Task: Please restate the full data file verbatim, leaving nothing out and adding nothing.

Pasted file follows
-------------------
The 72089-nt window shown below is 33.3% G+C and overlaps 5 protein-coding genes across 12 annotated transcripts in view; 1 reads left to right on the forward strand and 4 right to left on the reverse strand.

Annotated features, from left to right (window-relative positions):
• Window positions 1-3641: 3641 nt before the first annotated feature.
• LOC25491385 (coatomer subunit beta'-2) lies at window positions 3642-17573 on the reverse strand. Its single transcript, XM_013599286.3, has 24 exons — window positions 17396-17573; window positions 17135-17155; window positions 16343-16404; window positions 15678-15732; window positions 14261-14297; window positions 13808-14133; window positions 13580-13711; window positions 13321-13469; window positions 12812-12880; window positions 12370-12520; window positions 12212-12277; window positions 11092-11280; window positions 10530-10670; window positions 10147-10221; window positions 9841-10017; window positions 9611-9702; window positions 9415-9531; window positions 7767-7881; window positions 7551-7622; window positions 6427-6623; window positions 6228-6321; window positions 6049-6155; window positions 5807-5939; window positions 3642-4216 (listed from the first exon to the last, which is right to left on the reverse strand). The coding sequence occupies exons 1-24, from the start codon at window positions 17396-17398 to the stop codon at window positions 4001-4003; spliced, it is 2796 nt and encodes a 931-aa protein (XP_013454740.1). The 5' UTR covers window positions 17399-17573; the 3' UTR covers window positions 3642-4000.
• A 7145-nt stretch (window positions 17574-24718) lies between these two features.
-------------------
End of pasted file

The 72089-nt window shown below is 33.3% G+C and overlaps 5 protein-coding genes across 12 annotated transcripts in view; 1 reads left to right on the forward strand and 4 right to left on the reverse strand.

Annotated features, from left to right (window-relative positions):
• Window positions 1-3641: 3641 nt before the first annotated feature.
• LOC25491385 (coatomer subunit beta'-2) lies at window positions 3642-17573 on the reverse strand. Its single transcript, XM_013599286.3, has 24 exons — window positions 17396-17573; window positions 17135-17155; window positions 16343-16404; window positions 15678-15732; window positions 14261-14297; window positions 13808-14133; window positions 13580-13711; window positions 13321-13469; window positions 12812-12880; window positions 12370-12520; window positions 12212-12277; window positions 11092-11280; window positions 10530-10670; window positions 10147-10221; window positions 9841-10017; window positions 9611-9702; window positions 9415-9531; window positions 7767-7881; window positions 7551-7622; window positions 6427-6623; window positions 6228-6321; window positions 6049-6155; window positions 5807-5939; window positions 3642-4216 (listed from the first exon to the last, which is right to left on the reverse strand). The coding sequence occupies exons 1-24, from the start codon at window positions 17396-17398 to the stop codon at window positions 4001-4003; spliced, it is 2796 nt and encodes a 931-aa protein (XP_013454740.1). The 5' UTR covers window positions 17399-17573; the 3' UTR covers window positions 3642-4000.
• A 7145-nt stretch (window positions 17574-24718) lies between these two features.